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Front Shock Absorber Replacement – S Class – W140 – Mercedes-Benz
Time: 4 hours
Tools: Torque wrench, 5mm hex wrench, 17mm box wrench, spanner wrench
Mercedes-Benz W140 (1992-99)
Parts Required: Shock absorbers
Hot Tip: Have some Blue Lock Tite handy
Performance Gain: Better handling and suspension
Complementary Modification: Rear accumulator replacement
This is a how-to guide to replace the front shock absorbers on the W-140 body, S-Class Mercedes in mid-late 90s model cars. This article is of my own making, and from my own research. If you use any of the material within then, like me, you’re on your own. You can’t hold me or anyone else responsible for whatever, so if you don’t feel comfortable doing this sort of mechanical work, then take your car to an authorized mechanic.
A while back when I acquired this wonderful automobile, I noticed the suspension was well, somewhat neglected. It had a ride like there was 100 lbs of air in the tires, rattling everything from my teeth to lose interior parts. Sort of like someone had replaced the shocks with cement.
But wait – when I bought it, it only had 65k miles on it, and just 6 years old! Was it really time for new suspension stuff? Certainly neglected by previous “lessee,” but hey, it’s still a Merc right? So a little fishing around on this site and viola – suspension problems are not only common but are VERY easy to fix. It’s almost a routine maintenance item. The rears are more complicated, plus the MB shop wanted quite a sum to do the rear accumulators (no shocks on the rear) – almost ,400.00. My costs for the rear accumulators was about 0, and maybe the same amount for the fronts.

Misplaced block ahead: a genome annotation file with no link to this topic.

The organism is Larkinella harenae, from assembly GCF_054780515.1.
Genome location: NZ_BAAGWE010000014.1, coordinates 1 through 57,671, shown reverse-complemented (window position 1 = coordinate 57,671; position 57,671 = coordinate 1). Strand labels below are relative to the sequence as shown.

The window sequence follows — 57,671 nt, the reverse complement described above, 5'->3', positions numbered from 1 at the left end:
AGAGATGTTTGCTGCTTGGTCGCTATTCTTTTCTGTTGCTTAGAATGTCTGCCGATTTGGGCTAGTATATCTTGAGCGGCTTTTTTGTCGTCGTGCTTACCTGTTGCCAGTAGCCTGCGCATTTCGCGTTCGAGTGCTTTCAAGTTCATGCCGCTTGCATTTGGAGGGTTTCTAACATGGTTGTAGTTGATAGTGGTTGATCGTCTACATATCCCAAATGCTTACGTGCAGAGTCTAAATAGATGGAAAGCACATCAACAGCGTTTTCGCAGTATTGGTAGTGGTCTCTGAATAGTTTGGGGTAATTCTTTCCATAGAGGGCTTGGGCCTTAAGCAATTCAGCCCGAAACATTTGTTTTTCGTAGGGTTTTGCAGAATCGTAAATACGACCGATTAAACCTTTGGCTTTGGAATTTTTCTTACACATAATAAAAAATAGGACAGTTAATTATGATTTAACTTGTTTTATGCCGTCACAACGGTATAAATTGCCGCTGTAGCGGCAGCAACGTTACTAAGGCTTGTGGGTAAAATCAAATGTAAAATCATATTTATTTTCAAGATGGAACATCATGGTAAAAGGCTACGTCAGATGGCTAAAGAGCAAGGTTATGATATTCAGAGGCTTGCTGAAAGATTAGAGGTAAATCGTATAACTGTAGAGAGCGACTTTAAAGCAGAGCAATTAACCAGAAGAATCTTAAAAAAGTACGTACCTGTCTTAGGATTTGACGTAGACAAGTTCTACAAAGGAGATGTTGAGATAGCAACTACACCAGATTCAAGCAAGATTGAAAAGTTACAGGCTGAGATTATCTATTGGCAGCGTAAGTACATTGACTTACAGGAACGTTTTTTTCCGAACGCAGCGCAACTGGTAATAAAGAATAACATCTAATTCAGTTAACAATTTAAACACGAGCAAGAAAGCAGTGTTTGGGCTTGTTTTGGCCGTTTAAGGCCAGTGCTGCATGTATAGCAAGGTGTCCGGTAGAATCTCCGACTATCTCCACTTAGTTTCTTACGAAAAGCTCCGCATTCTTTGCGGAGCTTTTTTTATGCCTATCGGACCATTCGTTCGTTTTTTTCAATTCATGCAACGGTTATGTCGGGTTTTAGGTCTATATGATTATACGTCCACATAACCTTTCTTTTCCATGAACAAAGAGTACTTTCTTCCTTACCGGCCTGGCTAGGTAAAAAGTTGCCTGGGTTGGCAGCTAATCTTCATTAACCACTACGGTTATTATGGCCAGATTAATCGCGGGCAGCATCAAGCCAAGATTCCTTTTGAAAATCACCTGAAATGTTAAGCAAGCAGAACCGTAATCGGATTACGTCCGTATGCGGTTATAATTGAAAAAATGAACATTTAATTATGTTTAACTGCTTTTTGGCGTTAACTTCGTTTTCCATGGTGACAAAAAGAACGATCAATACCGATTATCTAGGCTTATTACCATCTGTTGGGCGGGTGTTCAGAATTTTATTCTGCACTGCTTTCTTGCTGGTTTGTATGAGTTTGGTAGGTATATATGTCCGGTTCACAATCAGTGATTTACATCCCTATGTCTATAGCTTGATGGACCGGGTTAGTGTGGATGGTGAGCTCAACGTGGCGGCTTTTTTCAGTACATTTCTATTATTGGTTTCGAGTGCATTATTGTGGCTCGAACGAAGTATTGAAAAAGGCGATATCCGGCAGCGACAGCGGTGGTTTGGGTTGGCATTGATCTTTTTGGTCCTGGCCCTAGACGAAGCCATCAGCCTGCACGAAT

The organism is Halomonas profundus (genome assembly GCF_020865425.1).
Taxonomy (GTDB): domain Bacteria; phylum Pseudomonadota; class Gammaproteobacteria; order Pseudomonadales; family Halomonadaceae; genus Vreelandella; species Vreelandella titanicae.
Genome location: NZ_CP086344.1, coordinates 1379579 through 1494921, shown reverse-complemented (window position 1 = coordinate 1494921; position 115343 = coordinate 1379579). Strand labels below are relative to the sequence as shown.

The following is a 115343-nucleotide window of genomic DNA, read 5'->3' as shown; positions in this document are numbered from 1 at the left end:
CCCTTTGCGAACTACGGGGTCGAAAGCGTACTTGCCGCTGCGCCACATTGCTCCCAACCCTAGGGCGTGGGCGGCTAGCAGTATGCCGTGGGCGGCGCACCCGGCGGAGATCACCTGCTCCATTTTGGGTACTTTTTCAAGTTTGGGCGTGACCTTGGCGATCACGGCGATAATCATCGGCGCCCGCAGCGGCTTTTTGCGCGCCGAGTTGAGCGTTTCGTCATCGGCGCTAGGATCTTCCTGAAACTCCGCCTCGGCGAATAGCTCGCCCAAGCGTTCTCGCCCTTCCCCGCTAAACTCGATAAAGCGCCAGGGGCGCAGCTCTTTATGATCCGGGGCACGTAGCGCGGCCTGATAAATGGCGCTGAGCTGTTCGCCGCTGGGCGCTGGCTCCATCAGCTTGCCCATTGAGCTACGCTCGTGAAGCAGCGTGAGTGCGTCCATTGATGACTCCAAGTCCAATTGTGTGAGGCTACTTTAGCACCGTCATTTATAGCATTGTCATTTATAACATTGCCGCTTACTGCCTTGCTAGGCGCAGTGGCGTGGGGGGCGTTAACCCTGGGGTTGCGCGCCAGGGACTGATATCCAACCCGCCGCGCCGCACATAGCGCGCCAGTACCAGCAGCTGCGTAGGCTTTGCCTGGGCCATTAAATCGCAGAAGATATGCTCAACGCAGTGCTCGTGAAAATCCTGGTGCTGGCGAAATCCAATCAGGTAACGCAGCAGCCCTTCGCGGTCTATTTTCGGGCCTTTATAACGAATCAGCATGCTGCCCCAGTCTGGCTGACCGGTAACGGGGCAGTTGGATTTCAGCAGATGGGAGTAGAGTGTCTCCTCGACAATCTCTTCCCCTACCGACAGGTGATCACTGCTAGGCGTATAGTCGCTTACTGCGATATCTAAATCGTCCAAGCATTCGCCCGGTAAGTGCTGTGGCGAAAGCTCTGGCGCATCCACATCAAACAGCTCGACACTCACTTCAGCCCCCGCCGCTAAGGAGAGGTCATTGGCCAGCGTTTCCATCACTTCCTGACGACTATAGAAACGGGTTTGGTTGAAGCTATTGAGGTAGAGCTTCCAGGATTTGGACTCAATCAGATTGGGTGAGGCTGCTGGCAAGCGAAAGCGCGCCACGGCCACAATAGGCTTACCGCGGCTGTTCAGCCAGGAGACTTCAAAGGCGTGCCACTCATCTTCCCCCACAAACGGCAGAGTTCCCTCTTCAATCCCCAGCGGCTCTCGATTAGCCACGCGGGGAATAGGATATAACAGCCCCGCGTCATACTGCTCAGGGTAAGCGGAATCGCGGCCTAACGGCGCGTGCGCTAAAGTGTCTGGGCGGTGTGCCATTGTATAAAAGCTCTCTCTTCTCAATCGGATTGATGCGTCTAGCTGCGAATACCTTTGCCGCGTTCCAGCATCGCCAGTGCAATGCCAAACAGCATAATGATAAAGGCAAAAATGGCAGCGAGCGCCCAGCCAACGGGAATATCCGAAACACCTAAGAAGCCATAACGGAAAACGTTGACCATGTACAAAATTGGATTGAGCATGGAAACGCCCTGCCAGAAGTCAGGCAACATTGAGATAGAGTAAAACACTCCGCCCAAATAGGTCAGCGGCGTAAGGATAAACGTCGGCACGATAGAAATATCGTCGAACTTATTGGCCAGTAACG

A few months back I got it up in the air, and replaced the failed accumulators along with some hydraulic lines. But here’s the best part – there is simply no words, adjectives or diction I could place in writing that would describe what that little bit of work did for this car’s ride. And my back. It went from race car hard to the comfort and luxury the S class W-140s are known for, yet still gave me a sparkling sense of road feel – a combination only found on Mercedes. It was what they were designed for!
Confidently thinking I had solved all of middle Georgia’s auto suspension problems, I did notice that although the rear of the car gave me that impeccable ride, there was just something in the front that I could not put my finger on. Something a little stiff maybe, even made the wheel shimmy at certain speeds. New Michelin MX4 Tires/wheels were balanced once again, but no difference. Until I drove a new 2004 S500 – then I knew.
Back to the task at hand – the front shocks. After 70K miles, the front shocks were apparently shot. Remember, it was a salt car from NY, and after all it is going on 8 years old. In the American car maintenance world, shocks are sometimes a 4 year item. So let’s give these front shocks a try. You’ll also be pleasantly surprised at how simple the procedure is on this car. Dirty, yes. Somewhat laborious, but amazingly simple. As an amateur I’m sure I went around the elbow to get to the thumb. But this is how I did it, and I certainly hope it will help all you DIY’s out there that have been contemplating the same task. Good luck!
How to replace your front shock absorbers.
Applies to: W140 (1992-99) Subscribe 😉
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